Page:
The rubella virus causes a contagious viral infection known as rubella. While rubella in children is usually a mild condition, it can cause major complications in unborn babies if their mothers contract it during pregnancy.
It spreads through droplets or direct contact with an infected person’s saliva or mucus and is also known as German measles or three-day measles. Rubella causes a red rash all over the body, one of the most noticeable signs.
Read on to learn about the signs and symptoms of rubella in kids as well as treatment options and preventative strategies.
Symptoms Of Rubella
- Red-colored spotty rash that start on the face and neck and progress downward (rashes last for one to three days)
- Swollen lymph glands behind the ears and in the neck
- Low fever with a body temperature of less than 39℃
- Nausea and mild conjunctivitis
- Soreness and inflammation of joints (more common in older children and adolescents)
Once a child is infected, the virus spreads through the body in five to seven days. The child may spread the virus one week before the onset of rash and remain contagious up to seven days after the rash appears. However, the Centers for Disease Control and Prevention states that 25% to 50% of people do not develop a rash or any symptoms (3).
A woman infected with rubella during early pregnancy (before 10 weeks are completed) has a 90% chance of passing the virus to the fetus. The virus may cause a miscarriage, or the fetus may develop congenital rubella syndrome (CRS) (1). Anyone with rubella or exposure to a known case of rubella should not come in direct contact with a pregnant woman.
Congenital Rubella Syndrome
Babies born with CRS suffer from many congenital disabilities. Some common disabilities associated with congenital rubella syndrome include the classical triad of cataract, heart defects and deafness. The following are usually seen in neonatal period and are transient (1) (2) (4):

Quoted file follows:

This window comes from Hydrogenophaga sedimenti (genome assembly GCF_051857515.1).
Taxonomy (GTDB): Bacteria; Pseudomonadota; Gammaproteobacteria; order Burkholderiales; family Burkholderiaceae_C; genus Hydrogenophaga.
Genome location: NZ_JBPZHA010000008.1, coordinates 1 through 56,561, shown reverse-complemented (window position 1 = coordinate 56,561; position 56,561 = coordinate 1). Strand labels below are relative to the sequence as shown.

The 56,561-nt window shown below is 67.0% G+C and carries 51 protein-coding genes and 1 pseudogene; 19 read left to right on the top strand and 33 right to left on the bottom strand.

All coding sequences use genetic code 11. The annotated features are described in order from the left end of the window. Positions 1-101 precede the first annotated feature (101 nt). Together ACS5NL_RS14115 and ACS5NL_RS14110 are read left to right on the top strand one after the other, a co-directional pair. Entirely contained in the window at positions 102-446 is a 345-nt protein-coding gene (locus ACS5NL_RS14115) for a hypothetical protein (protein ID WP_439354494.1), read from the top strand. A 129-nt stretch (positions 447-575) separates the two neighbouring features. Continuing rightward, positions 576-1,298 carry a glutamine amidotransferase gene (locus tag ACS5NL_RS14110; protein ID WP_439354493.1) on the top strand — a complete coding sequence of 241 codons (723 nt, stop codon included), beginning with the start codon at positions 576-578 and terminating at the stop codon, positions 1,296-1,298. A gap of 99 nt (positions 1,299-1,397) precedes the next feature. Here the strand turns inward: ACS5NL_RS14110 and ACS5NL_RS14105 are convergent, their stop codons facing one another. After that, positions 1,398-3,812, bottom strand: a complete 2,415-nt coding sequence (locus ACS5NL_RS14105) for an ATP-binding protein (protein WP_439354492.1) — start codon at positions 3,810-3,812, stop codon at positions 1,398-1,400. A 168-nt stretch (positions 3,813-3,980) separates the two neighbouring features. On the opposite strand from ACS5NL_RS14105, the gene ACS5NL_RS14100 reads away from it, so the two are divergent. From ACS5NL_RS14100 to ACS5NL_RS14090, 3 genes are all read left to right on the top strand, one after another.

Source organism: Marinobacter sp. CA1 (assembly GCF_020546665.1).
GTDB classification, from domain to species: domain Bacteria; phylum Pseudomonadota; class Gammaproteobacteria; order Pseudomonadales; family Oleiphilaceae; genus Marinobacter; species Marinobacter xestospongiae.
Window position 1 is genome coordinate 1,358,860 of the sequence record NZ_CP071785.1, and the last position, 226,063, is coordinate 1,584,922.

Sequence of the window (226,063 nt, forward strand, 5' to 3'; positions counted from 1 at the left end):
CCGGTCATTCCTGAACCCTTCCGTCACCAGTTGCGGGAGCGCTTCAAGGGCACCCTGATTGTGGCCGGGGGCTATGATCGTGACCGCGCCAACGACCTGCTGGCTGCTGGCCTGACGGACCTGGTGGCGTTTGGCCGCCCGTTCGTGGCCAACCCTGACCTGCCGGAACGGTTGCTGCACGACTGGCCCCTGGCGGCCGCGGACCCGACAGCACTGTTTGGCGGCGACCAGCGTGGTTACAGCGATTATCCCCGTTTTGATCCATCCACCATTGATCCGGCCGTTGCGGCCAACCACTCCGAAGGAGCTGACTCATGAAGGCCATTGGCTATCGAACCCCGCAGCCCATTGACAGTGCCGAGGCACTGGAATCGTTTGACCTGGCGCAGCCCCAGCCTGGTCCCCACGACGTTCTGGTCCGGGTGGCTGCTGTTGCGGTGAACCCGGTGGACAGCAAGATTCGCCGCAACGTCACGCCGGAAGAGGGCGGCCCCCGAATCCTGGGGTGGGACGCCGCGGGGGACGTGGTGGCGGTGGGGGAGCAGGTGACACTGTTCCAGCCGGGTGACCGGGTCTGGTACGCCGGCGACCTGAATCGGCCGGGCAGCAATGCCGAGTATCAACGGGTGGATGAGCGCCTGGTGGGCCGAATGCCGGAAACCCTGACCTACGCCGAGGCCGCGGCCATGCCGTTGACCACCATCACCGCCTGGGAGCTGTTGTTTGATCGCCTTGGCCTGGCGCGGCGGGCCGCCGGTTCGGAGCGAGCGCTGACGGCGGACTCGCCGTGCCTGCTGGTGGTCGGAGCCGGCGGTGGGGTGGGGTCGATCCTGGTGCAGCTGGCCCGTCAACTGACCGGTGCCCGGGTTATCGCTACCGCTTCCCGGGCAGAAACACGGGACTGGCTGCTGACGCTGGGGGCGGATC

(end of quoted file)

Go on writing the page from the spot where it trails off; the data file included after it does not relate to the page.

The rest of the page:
- Low birth weight
- Low platelets
- Enlargement of liver and spleen
- Inflammation of brain and meninges
Longer lasting or permanent manifestations include:
- Hearing impairments
- Eye defects such as cataract, glaucoma, retinal damage, small eye
- Heart defects such as patent ductus arteriosus and pulmonary hypertension
- Diabetes mellitus
- Thyroid dysfunction
- Mental retardation
- Delayed growth
As some of these impairments are lifelong and require therapies and surgeries, women of childbearing age are advised to take the measles mumps rubella (MMR) vaccination. However, it is not advisable to vaccinate pregnant women. Vaccine should be taken at least four weeks before planning a pregnancy.
Who Is At A Higher Risk For Rubella?
Anyone who does not have immunity against rubella is at risk of developing rubella. However, according to the World Health Organization (WHO), the highest risk of CRS is in women of childbearing age who do not have immunity to the disease (1).